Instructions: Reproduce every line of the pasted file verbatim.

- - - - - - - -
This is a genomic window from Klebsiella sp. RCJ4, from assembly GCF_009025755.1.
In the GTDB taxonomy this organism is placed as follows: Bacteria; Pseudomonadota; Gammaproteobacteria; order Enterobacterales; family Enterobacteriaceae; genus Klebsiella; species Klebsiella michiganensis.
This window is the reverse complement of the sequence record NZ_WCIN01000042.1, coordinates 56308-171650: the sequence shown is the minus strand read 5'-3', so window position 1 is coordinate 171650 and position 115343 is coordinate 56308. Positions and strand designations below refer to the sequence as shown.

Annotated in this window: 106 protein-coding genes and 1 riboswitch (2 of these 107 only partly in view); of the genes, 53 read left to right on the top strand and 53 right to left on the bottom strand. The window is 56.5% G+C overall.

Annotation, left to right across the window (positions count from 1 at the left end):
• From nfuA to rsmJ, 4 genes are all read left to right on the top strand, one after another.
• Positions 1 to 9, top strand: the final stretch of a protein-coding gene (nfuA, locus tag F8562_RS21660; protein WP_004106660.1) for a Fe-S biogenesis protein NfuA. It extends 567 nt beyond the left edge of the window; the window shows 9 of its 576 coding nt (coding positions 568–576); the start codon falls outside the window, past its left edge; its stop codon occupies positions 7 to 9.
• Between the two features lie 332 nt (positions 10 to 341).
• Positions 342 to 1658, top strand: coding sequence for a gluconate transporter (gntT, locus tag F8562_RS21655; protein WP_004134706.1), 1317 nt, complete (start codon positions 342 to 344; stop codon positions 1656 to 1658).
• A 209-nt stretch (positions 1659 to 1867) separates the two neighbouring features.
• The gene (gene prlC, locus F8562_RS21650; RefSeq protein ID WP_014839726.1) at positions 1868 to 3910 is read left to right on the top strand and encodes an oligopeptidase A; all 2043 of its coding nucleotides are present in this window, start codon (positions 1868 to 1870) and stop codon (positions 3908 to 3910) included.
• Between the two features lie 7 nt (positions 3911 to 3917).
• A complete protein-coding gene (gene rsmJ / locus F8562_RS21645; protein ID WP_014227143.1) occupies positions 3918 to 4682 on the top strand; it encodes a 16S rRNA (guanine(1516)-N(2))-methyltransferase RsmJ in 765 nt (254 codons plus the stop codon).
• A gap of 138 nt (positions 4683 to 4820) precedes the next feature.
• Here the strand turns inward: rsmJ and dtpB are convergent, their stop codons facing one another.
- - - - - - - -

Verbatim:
This is a genomic window from Klebsiella sp. RCJ4, from assembly GCF_009025755.1.
In the GTDB taxonomy this organism is placed as follows: Bacteria; Pseudomonadota; Gammaproteobacteria; order Enterobacterales; family Enterobacteriaceae; genus Klebsiella; species Klebsiella michiganensis.
This window is the reverse complement of the sequence record NZ_WCIN01000042.1, coordinates 56308-171650: the sequence shown is the minus strand read 5'-3', so window position 1 is coordinate 171650 and position 115343 is coordinate 56308. Positions and strand designations below refer to the sequence as shown.

Annotated in this window: 106 protein-coding genes and 1 riboswitch (2 of these 107 only partly in view); of the genes, 53 read left to right on the top strand and 53 right to left on the bottom strand. The window is 56.5% G+C overall.

Annotation, left to right across the window (positions count from 1 at the left end):
• From nfuA to rsmJ, 4 genes are all read left to right on the top strand, one after another.
• Positions 1 to 9, top strand: the final stretch of a protein-coding gene (nfuA, locus tag F8562_RS21660; protein WP_004106660.1) for a Fe-S biogenesis protein NfuA. It extends 567 nt beyond the left edge of the window; the window shows 9 of its 576 coding nt (coding positions 568–576); the start codon falls outside the window, past its left edge; its stop codon occupies positions 7 to 9.
• Between the two features lie 332 nt (positions 10 to 341).
• Positions 342 to 1658, top strand: coding sequence for a gluconate transporter (gntT, locus tag F8562_RS21655; protein WP_004134706.1), 1317 nt, complete (start codon positions 342 to 344; stop codon positions 1656 to 1658).
• A 209-nt stretch (positions 1659 to 1867) separates the two neighbouring features.
• The gene (gene prlC, locus F8562_RS21650; RefSeq protein ID WP_014839726.1) at positions 1868 to 3910 is read left to right on the top strand and encodes an oligopeptidase A; all 2043 of its coding nucleotides are present in this window, start codon (positions 1868 to 1870) and stop codon (positions 3908 to 3910) included.
• Between the two features lie 7 nt (positions 3911 to 3917).
• A complete protein-coding gene (gene rsmJ / locus F8562_RS21645; protein ID WP_014227143.1) occupies positions 3918 to 4682 on the top strand; it encodes a 16S rRNA (guanine(1516)-N(2))-methyltransferase RsmJ in 765 nt (254 codons plus the stop codon).
• A gap of 138 nt (positions 4683 to 4820) precedes the next feature.
• Here the strand turns inward: rsmJ and dtpB are convergent, their stop codons facing one another.